Signs & symptoms of a dairy allergy in children

Updated March 21, 2017

According to the Mayo Clinic, cow's milk is one of the most common food allergens and the leading cause of allergic response in extremely young children. Approximately 2 to 3 per cent of young children are affected by dairy allergies worldwide. While most children eventually outgrow allergies to dairy products by around age 2 or 3, allergies to dairy products are a serious concern for their parents and family members. If you suspect your child may be have a dairy allergy, it's important to understand what causes it and what signs and symptoms to look for.

What Causes Dairy Allergies in Children?

Food allergies occur in children whose immune systems are impaired. Identifying the proteins in dairy product as dangerous, the immune system releases antibodies to combat the intruders. Subsequent exposure to dairy proteins results in the immune system releasing histamines that are largely responsible for a variety of allergic symptoms --- drippy noses, hives, nausea, difficulty breathing and a dangerous condition called anaphylaxis. Dairy products contain two types of protein: casein, which is found in the solid parts of milk, and whey, the liquid remains of milk after it curdles. Children can be allergic to only one type of dairy protein or both.

Signs and Symptoms of Dairy Allergies

Allergic reactions to dairy vary from child to child and can be mild or severe. Most of the time signs and symptoms are noted a few hours after a dairy product is eaten and include hives, vomiting and wheezing. Other signs and symptoms take longer to manifest and can include diarrhoea or loose stool, coughing, stomach cramps, a rash on the skin and a runny nose. It is uncommon for babies to have an allergic response to dairy proteins passed to them through breast milk.

When Dairy Allergies Are Dangerous

Anaphylaxis rarely results from a dairy allergy, but it can occur. This condition is life-threatening because it causes the airways to close, and a child will be unable to breathe. Anaphylaxis is also characterised by dizziness or faintness, a rapid pulse, and precipitous drop in blood pressure that causes shock. If your child has an anaphylactic response, a trip to the emergency room is necessary. The child will be treated with an injection of epinephrine. According to the American Academy of Allergy, Asthma and Immunology, food allergies such as that to dairy account for 35 to 50 per cent of all cases of anaphylaxis.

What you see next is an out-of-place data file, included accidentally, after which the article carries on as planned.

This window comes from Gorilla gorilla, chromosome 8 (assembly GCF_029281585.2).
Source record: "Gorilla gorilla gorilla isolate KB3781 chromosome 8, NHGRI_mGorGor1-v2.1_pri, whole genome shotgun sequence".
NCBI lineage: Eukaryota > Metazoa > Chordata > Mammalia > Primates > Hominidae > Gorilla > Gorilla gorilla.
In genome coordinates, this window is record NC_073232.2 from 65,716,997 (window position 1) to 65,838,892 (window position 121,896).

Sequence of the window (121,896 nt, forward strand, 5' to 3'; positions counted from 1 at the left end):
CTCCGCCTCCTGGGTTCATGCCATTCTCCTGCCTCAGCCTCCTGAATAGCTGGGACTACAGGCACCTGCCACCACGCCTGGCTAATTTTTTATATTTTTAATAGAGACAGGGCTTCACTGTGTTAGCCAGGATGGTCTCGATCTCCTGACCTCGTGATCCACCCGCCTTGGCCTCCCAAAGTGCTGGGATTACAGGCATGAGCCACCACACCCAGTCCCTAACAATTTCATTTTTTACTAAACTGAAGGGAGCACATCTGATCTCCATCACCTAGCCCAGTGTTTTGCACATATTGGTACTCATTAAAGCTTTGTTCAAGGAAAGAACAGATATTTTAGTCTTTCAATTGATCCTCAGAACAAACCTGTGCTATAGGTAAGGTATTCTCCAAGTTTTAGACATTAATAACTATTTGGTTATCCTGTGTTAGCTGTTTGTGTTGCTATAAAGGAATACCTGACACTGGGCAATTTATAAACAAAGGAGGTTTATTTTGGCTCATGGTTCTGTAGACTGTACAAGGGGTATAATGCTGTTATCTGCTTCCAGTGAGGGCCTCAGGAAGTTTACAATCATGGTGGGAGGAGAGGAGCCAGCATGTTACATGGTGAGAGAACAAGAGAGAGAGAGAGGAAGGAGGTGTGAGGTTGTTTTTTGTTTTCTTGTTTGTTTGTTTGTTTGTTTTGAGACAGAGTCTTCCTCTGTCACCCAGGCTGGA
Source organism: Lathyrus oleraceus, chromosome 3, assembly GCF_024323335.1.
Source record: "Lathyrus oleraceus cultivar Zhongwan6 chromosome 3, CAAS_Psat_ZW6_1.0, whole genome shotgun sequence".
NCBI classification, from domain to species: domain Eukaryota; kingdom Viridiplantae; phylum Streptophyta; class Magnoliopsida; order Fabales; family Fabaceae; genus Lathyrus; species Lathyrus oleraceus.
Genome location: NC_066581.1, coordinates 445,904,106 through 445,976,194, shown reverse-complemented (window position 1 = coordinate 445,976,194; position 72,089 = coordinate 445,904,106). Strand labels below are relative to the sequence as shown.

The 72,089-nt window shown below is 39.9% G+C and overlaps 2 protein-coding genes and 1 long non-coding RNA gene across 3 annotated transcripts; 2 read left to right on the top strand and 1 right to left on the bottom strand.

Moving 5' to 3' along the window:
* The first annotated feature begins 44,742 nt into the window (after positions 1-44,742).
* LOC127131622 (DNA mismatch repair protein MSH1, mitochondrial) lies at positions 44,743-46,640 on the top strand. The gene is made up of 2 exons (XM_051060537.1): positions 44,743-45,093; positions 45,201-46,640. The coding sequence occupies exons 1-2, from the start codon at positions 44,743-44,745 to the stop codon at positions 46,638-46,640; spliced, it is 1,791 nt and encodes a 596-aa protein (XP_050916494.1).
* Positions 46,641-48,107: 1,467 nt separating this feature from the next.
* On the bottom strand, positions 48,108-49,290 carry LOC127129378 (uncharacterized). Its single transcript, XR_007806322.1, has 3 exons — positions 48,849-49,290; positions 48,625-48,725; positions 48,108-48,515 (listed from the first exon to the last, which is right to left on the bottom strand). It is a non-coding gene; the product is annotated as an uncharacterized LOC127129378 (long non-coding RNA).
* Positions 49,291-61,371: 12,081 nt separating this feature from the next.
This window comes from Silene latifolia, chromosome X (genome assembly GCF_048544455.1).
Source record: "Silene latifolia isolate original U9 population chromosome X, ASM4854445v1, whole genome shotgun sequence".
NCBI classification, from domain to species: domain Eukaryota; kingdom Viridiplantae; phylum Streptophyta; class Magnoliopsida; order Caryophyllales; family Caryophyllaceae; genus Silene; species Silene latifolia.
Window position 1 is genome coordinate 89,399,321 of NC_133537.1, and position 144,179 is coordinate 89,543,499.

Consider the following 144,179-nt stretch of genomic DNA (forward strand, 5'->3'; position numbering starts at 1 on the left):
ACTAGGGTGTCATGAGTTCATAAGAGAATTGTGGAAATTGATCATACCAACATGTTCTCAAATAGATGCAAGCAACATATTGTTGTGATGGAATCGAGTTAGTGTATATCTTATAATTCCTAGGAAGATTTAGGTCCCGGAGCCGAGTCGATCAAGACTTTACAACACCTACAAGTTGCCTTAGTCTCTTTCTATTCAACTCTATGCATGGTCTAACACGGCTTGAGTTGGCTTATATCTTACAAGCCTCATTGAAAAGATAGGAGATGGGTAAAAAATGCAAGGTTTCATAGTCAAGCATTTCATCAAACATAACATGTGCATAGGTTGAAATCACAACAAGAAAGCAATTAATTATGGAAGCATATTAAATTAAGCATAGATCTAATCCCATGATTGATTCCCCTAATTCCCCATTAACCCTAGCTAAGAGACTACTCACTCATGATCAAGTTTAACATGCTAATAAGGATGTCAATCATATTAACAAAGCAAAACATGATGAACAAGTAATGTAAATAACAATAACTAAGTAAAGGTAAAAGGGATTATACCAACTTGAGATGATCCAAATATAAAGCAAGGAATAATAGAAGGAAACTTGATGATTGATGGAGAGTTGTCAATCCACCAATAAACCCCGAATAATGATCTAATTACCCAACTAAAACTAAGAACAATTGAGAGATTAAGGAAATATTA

Dairy Allergy or Food Intolerance?

Dairy allergies and intolerance to dairy products involve very different symptoms. Children who are merely intolerant to dairy products will have digestive difficulties that include bloating, gas and diarrhoea. When a child is intolerant to dairy foods, there is no compromise of the immune system. The only way to make sure that a child is allergic to dairy products is to confirm the allergy through skin or blood testing.

Keeping Children Safe

The best way to prevent an allergic response is to make sure your child does not consume dairy foods. Breastfeeding or the use of hypoallergenic or soy-based formulas is recommended for babies with dairy allergies. But if your child eats solid foods, inspect food labels carefully, because packaged food may still contain either casein or whey even if the label asserts that the food is "nondairy" or "milk-free." Additionally, most children will be unable to tolerate sheep's or goat's milk if they are allergic to cow's milk --- the proteins are too similar. If your child has a severe allergic response to dairy products, have him wear a medical alert bracelet or other form of identification. Talk with your child's paediatrician about obtaining an auto-injectable epinephrine device if he is at risk of anaphylactic shock.

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About the Author

Lisa Sefcik has been writing professionally since 1987. Her subject matter includes pet care, travel, consumer reviews, classical music and entertainment. She's worked as a policy analyst, news reporter and freelance writer/columnist for Cox Publications and numerous national print publications. Sefcik holds a paralegal certification as well as degrees in journalism and piano performance from the University of Texas at Austin.